“Eric finished his novel, submitted it to a publisher, and got it picked up. It’s being released next month, but they’re having a party tonight at the Drake and Lewis bookstore in Kelowna. Locals can buy the book a month before the big launch party in New York City.” Her voice gets faster and louder as she tells me this and her hands are waving in my face.

I pull back out of harm’s way. “I remember now.” I didn’t really remember, but I didn’t want Cara to think I don’t listen to her.

Babs leans back against the wall by the door. “Are you going, Bryan? It’s sure to be a good time with those big city gay guys coming in and all.”

The stillness of the air is driving me crazy and I reach over to turn the fan back on. The clanging fills the room. I really need to take it apart and see if I can bend the blade back into place. I could just go down to the Walmart and buy a standing fan. I’ve asked Cara to do it about a hundred times, but she keeps telling me if I want a fan so bad to go get one myself. She hates going into Walmart as much as I do.

“Is there going to be room for both of us, Babs?” I make a point of looking up and down her big body. “I mean, once you step into the bookstore, half the floor space is gone.”

Babs opens her mouth to respond, but Cara speaks first. “Bryan, stop being such a dick.”

I glare at her, dumbfounded. She’s always taking Babs’ side over mine and I’m sick of it. “Don’t hate me for being honest, Cara. I tell it like it is.”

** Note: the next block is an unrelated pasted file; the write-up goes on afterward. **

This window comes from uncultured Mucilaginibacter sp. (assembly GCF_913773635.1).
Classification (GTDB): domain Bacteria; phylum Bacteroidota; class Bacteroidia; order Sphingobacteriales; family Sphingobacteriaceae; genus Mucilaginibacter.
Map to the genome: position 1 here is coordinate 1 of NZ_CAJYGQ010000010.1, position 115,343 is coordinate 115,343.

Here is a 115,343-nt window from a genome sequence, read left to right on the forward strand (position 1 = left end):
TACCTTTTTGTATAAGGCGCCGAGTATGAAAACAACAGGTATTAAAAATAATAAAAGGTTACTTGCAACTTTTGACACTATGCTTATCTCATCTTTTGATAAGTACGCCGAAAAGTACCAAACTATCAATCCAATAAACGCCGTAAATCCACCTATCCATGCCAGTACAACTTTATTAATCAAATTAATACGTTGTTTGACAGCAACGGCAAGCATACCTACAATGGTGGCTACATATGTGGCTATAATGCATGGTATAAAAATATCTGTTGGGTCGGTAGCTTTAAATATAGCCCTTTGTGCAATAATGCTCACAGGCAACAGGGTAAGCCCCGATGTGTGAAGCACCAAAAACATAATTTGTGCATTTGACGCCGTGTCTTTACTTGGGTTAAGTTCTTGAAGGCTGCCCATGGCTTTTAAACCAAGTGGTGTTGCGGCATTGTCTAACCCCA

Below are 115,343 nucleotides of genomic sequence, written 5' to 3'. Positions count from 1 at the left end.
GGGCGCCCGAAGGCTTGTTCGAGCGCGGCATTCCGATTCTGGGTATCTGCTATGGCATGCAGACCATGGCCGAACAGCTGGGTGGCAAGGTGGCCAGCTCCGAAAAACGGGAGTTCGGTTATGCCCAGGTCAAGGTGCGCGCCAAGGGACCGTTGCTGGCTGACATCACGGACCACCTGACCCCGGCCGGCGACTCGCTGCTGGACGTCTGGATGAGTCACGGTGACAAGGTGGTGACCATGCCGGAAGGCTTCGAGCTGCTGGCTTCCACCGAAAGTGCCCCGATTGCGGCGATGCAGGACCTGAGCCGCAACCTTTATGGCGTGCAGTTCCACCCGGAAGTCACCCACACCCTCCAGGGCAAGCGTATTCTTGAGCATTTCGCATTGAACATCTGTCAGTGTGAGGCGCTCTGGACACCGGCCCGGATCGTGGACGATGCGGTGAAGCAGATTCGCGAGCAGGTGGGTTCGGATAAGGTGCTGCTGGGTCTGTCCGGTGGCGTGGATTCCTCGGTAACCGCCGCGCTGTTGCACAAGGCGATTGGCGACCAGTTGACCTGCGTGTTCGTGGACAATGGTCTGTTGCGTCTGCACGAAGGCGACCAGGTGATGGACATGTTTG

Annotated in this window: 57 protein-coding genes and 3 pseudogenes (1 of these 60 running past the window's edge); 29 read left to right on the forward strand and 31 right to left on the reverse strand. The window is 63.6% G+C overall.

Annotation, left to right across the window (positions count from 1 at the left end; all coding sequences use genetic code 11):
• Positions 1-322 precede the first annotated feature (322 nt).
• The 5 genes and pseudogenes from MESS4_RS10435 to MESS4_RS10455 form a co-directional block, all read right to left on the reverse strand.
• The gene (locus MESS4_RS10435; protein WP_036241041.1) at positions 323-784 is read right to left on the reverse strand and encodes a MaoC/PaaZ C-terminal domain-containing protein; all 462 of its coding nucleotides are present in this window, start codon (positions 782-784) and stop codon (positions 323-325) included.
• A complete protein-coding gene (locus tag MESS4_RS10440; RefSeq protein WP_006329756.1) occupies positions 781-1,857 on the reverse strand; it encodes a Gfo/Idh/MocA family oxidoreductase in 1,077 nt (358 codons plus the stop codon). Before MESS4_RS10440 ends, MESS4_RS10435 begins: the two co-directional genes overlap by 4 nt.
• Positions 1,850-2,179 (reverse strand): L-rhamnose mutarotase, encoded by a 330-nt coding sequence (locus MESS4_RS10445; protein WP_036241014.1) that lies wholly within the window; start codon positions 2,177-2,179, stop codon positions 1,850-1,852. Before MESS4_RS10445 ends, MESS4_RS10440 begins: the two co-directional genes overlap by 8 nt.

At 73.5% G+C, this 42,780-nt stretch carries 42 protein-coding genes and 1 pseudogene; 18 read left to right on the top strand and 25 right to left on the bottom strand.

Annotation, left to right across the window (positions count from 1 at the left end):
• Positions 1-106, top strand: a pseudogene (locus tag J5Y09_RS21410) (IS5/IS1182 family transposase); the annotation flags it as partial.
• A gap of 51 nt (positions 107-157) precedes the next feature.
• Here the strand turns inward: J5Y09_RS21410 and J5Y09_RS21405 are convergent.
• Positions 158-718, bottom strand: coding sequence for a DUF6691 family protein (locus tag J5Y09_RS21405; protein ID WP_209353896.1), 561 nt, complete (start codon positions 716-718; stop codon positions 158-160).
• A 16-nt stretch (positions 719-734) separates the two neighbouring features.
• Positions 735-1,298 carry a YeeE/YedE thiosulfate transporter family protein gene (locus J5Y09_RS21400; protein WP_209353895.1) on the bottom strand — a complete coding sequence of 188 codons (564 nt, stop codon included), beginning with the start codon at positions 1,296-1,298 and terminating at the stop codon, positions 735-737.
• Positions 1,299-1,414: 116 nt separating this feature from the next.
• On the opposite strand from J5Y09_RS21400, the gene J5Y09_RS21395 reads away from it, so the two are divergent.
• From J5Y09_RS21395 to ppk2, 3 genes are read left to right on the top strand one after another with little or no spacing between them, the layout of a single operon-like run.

“No, you don’t. You make a point of being an asshole.” Cara takes Babs’ arm. “Let’s go pick out my outfit for tonight. I’ll get ready at your house.”

“Chicks before dicks,” Babs says, giggling as she snuggles up to Cara.

“Wait, aren’t we going to the party together?” I watch them march toward the bedroom. Cara’s shoulders are so tight, I could bounce a quarter off them. “Babe come on. I’m not driving all the way to Kelowna by myself”

Cara glances back. “Eric and Mr. Preston offered to drive Babs. I’ll just go with them. You can make your own decision whether you think you can go and be civil on Eric’s big night.” She sniffs. “Frankly, you should be honoured they even invited you.”

Fuck her then. Both of them. I didn’t want to go to the stupid party anyway. I’m sure it will be filled with a bunch of squealing gay guys fawning over each other and Babs in equal measure. Lucky her. She can’t get a date in the real world, but gay guys are in love with her.

I try to throw myself back into the article, but I can’t. All I can think about is Eric and his publishing contract. The Drake and Lewis isn’t a tiny small-town bookstore. It’s the real deal. Maybe not as big as something in New York City or even Vancouver, but big enough to be impressive.

There might be publishers there. If Eric’s publisher is coming from New York, maybe he’s bringing friends. I could talk to them about my work. Maybe someone will be interested in Strange Love. It’s my best work, an epic tour de force with a unique plot. It would make a great movie. I blink up at the wall for a moment, picturing myself accepting an academy award.

Cara storms back into the kitchen with Babs waddling behind her.

I don’t want to go to the party, but I don’t want Cara to be mad at me. “Look, babe. I’m sorry I was a jerk.”